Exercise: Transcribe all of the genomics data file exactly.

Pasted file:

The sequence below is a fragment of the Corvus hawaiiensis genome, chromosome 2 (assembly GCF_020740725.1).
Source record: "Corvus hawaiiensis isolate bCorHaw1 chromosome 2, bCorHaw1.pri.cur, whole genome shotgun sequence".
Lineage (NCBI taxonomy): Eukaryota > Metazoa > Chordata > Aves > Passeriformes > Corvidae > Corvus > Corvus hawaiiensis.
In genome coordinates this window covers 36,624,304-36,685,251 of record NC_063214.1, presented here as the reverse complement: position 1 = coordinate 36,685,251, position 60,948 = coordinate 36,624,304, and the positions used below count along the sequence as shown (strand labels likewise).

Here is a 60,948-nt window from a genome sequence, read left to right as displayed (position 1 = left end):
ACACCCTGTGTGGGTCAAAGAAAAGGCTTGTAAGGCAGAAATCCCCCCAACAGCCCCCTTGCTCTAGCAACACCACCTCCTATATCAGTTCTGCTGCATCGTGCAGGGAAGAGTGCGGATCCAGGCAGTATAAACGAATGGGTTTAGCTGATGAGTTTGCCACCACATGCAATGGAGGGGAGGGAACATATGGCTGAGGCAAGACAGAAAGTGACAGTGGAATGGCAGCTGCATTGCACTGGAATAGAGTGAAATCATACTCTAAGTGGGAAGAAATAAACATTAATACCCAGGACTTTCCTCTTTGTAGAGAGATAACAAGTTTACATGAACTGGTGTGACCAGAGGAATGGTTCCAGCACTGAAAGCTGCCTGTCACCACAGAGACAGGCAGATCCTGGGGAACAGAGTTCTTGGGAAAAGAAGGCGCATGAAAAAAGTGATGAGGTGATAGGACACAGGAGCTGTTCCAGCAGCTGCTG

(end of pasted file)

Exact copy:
The sequence below is a fragment of the Corvus hawaiiensis genome, chromosome 2 (assembly GCF_020740725.1).
Source record: "Corvus hawaiiensis isolate bCorHaw1 chromosome 2, bCorHaw1.pri.cur, whole genome shotgun sequence".
Lineage (NCBI taxonomy): Eukaryota > Metazoa > Chordata > Aves > Passeriformes > Corvidae > Corvus > Corvus hawaiiensis.
In genome coordinates this window covers 36,624,304-36,685,251 of record NC_063214.1, presented here as the reverse complement: position 1 = coordinate 36,685,251, position 60,948 = coordinate 36,624,304, and the positions used below count along the sequence as shown (strand labels likewise).

Here is a 60,948-nt window from a genome sequence, read left to right as displayed (position 1 = left end):
ACACCCTGTGTGGGTCAAAGAAAAGGCTTGTAAGGCAGAAATCCCCCCAACAGCCCCCTTGCTCTAGCAACACCACCTCCTATATCAGTTCTGCTGCATCGTGCAGGGAAGAGTGCGGATCCAGGCAGTATAAACGAATGGGTTTAGCTGATGAGTTTGCCACCACATGCAATGGAGGGGAGGGAACATATGGCTGAGGCAAGACAGAAAGTGACAGTGGAATGGCAGCTGCATTGCACTGGAATAGAGTGAAATCATACTCTAAGTGGGAAGAAATAAACATTAATACCCAGGACTTTCCTCTTTGTAGAGAGATAACAAGTTTACATGAACTGGTGTGACCAGAGGAATGGTTCCAGCACTGAAAGCTGCCTGTCACCACAGAGACAGGCAGATCCTGGGGAACAGAGTTCTTGGGAAAAGAAGGCGCATGAAAAAAGTGATGAGGTGATAGGACACAGGAGCTGTTCCAGCAGCTGCTG